In past years, Ontario’s chief electoral officer, Greg Essensa, has said it will be looking for cases of foreign interference. This week, Elections Ontario said in an e-mail it takes the integrity, security and accuracy of elections very seriously and works with security partners to monitor and review internal processes. In a response to a question about Mr. Ke, the office said it doesn’t comment on whether it has received a complaint or is investigating any matter.

There will be politicians and critics, whenever the topic of foreign interference in Canadian elections is raised, who say the very act of focusing on the issue will create distrust in the political processes we rely on.

But there is hope – to paraphrase a famous bit of Fitzgerald wisdom – that voters are able to hold two opposing ideas in mind at the same time, and still hold onto a democracy’s ability to function. For instance, although there were efforts to meddle in the 2021 federal election, those efforts did not affect the outcome of the vote, says a report based on the work of a panel of senior public servants. And a new Leger poll released this week shows the majority of Canadians want Ottawa to call an independent inquiry into foreign interference in the past two federal elections, but still feel the country’s electoral system is safe.

Most voters still trust in our political processes. For that to continue, politicians and public institutions must also say that foreign interference is possible and real, and show they are intent on stopping it.

source: We should be paying attention to foreign interference in our provincial elections

Dicko: Is the uncertain economic climate a threat to Canada’s immigration targets?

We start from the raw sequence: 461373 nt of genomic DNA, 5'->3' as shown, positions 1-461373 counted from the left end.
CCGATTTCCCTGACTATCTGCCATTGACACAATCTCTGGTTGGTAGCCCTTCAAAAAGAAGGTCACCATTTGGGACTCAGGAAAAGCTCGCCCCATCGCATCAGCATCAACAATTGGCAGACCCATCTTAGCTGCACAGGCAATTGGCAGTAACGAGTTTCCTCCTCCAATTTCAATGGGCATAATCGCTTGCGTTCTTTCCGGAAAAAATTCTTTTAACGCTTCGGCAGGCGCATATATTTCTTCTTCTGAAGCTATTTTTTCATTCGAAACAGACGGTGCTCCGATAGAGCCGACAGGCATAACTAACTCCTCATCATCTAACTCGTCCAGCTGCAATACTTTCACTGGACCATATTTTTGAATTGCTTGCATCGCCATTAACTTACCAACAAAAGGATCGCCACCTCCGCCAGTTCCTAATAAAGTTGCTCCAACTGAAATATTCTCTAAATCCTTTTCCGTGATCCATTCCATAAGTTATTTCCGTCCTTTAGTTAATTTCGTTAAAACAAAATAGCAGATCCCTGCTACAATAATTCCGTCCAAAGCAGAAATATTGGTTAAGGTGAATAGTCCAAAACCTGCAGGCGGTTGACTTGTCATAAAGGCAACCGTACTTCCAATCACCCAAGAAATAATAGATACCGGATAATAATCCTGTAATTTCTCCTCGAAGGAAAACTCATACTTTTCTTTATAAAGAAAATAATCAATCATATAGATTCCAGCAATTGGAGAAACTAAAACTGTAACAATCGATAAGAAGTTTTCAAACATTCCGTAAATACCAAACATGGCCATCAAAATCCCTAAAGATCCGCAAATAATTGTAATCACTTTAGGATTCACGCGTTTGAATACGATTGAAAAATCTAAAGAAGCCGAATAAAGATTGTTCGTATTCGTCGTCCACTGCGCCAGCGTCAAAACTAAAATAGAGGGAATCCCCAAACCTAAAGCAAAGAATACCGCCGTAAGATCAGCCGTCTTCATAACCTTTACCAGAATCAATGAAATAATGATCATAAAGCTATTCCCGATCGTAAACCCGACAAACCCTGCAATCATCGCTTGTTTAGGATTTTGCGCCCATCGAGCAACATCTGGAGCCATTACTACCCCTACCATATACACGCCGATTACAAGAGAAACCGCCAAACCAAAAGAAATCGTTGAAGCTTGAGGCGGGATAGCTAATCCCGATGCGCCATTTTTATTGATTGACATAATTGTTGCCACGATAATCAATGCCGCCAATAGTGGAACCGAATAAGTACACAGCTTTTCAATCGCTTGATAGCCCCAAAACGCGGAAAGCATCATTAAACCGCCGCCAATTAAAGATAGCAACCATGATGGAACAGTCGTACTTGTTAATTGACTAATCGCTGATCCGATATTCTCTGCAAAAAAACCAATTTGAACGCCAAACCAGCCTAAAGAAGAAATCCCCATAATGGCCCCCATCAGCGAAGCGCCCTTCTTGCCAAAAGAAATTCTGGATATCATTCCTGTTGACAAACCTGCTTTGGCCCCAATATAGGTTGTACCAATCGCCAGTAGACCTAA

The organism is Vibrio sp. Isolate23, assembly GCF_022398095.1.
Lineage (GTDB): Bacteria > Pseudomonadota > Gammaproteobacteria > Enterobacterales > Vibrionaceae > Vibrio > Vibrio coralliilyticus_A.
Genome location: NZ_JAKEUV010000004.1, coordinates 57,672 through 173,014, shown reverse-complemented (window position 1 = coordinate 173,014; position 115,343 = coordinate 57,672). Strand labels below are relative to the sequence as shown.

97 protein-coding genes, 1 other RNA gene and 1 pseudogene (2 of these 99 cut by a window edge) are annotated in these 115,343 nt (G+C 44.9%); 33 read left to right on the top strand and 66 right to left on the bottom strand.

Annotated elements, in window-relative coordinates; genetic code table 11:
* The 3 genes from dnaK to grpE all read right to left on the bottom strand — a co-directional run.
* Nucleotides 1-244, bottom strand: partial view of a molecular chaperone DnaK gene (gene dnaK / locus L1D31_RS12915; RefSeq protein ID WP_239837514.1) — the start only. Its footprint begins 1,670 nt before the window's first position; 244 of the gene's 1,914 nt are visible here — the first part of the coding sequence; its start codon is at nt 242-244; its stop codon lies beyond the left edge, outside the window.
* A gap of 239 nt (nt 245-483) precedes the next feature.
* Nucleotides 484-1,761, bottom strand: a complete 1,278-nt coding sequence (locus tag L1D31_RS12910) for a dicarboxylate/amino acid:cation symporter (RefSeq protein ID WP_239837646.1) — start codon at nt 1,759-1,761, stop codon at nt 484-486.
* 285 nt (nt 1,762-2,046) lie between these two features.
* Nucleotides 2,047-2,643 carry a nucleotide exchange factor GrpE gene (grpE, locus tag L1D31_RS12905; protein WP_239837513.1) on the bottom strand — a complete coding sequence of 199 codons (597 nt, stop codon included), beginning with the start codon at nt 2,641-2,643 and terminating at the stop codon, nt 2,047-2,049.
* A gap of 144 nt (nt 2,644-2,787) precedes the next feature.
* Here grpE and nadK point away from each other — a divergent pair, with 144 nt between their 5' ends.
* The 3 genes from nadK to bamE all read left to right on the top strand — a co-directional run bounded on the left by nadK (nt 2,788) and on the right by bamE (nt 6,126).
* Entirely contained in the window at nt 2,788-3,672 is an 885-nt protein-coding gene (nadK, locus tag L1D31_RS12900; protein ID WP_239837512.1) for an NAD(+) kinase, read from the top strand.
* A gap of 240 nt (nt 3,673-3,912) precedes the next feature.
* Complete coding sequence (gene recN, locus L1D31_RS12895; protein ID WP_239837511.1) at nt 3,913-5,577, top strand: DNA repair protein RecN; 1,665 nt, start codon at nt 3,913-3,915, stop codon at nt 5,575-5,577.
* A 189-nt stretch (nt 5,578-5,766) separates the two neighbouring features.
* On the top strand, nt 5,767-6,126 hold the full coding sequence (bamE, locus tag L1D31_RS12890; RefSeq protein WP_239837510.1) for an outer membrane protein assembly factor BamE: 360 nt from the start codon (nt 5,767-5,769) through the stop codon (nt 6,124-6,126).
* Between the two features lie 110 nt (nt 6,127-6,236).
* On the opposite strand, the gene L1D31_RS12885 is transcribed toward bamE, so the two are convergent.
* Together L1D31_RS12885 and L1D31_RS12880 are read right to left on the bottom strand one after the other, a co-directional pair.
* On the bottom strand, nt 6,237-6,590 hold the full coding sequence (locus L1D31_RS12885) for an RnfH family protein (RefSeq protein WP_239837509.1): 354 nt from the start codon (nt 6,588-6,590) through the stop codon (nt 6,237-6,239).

More promotion than neutral and objective analysis:

The federal government plans to welcome 1.4 million immigrants by the year 2025. These ambitious targets reflect a national consensus on immigration’s long-term economic value. With one million job vacancies and an estimated 40 per cent of small- to medium-sized businesses reporting staff shortages, Canada needs immigrants.

Since setting these targets, inflation in Canada has spiralled and the rising cost of living has stretched the finances of many Canadian households. A recent report reveals that 64 per cent of Canadians is concerned about their ability to pay off debts, while 59 per cent state that further increases will lead them to financial difficulties. 

Financial planning and budgeting are accompanied, for many people, by apprehension and anxiety— especially when the person in question is a newcomer to Canada.

An immigrant’s skills and experience earn them enough points for permanent residency in Canada. However, they soon find that the reality of living and working in Canada is different from what they anticipated. 

Immigrants compete for jobs and housing with an average of 10 per cent less pay than Canadian-born workers. If they are skilled and university-educated, they receive an estimated 20 per cent less than their Canadian counterparts each month. 

This immigrant wage gap costs our economy $50-billion each year.